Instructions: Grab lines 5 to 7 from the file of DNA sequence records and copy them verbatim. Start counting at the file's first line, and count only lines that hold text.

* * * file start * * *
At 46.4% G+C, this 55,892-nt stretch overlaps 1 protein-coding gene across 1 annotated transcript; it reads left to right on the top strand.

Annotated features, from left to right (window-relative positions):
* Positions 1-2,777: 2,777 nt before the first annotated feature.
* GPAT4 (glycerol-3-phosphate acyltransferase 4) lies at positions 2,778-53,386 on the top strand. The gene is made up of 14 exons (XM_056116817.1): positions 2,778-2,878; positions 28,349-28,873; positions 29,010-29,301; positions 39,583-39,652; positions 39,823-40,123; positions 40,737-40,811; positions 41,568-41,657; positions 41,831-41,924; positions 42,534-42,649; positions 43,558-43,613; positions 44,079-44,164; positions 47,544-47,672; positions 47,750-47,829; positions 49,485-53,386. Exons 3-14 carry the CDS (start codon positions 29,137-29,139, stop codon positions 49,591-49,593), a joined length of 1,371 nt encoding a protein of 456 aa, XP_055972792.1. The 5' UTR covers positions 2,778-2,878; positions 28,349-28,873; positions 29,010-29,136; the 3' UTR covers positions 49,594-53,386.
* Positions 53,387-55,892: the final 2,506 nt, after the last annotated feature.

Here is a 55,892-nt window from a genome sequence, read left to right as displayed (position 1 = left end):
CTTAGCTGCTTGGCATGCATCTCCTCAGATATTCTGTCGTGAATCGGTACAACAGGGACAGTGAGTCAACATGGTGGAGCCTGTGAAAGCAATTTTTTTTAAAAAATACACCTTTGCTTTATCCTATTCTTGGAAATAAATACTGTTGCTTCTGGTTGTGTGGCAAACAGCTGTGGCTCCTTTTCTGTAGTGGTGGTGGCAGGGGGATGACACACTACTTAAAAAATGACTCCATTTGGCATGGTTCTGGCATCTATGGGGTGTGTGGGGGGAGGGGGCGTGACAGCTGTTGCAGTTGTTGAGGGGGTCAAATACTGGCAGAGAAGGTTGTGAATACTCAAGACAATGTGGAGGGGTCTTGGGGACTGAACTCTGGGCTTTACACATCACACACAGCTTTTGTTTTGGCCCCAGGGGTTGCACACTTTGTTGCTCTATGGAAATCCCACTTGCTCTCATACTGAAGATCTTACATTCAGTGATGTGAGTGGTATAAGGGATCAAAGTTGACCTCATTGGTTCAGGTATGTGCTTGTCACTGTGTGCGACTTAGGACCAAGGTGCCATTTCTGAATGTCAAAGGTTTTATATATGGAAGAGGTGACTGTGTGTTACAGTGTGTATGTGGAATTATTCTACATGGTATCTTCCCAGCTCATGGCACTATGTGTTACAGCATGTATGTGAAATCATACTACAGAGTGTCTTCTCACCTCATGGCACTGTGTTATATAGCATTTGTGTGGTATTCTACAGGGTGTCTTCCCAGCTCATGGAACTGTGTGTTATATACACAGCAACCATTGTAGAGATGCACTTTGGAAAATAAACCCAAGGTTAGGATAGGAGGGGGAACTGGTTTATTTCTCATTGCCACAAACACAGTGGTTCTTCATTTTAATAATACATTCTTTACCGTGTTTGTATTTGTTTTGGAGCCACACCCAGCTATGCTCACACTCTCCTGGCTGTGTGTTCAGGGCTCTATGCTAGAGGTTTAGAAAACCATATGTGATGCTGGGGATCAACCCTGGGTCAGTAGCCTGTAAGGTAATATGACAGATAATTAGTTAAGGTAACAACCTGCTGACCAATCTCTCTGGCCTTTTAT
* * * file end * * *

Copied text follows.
* Positions 53,387-55,892: the final 2,506 nt, after the last annotated feature.

Here is a 55,892-nt window from a genome sequence, read left to right as displayed (position 1 = left end):
CTTAGCTGCTTGGCATGCATCTCCTCAGATATTCTGTCGTGAATCGGTACAACAGGGACAGTGAGTCAACATGGTGGAGCCTGTGAAAGCAATTTTTTTTAAAAAATACACCTTTGCTTTATCCTATTCTTGGAAATAAATACTGTTGCTTCTGGTTGTGTGGCAAACAGCTGTGGCTCCTTTTCTGTAGTGGTGGTGGCAGGGGGATGACACACTACTTAAAAAATGACTCCATTTGGCATGGTTCTGGCATCTATGGGGTGTGTGGGGGGAGGGGGCGTGACAGCTGTTGCAGTTGTTGAGGGGGTCAAATACTGGCAGAGAAGGTTGTGAATACTCAAGACAATGTGGAGGGGTCTTGGGGACTGAACTCTGGGCTTTACACATCACACACAGCTTTTGTTTTGGCCCCAGGGGTTGCACACTTTGTTGCTCTATGGAAATCCCACTTGCTCTCATACTGAAGATCTTACATTCAGTGATGTGAGTGGTATAAGGGATCAAAGTTGACCTCATTGGTTCAGGTATGTGCTTGTCACTGTGTGCGACTTAGGACCAAGGTGCCATTTCTGAATGTCAAAGGTTTTATATATGGAAGAGGTGACTGTGTGTTACAGTGTGTATGTGGAATTATTCTACATGGTATCTTCCCAGCTCATGGCACTATGTGTTACAGCATGTATGTGAAATCATACTACAGAGTGTCTTCTCACCTCATGGCACTGTGTTATATAGCATTTGTGTGGTATTCTACAGGGTGTCTTCCCAGCTCATGGAACTGTGTGTTATATACACAGCAACCATTGTAGAGATGCACTTTGGAAAATAAACCCAAGGTTAGGATAGGAGGGGGAACTGGTTTATTTCTCATTGCCACAAACACAGTGGTTCTTCATTTTAATAATACATTCTTTACCGTGTTTGTATTTGTTTTGGAGCCACACCCAGCTATGCTCACACTCTCCTGGCTGTGTGTTCAGGGCTCTATGCTAGAGGTTTAGAAAACCATATGTGATGCTGGGGATCAACCCTGGGTCAGTAGCCTGTAAGGTAATATGACAGATAATTAGTTAAGGTAACAACCTGCTGACCAATCTCTCTGGCCTTTTAT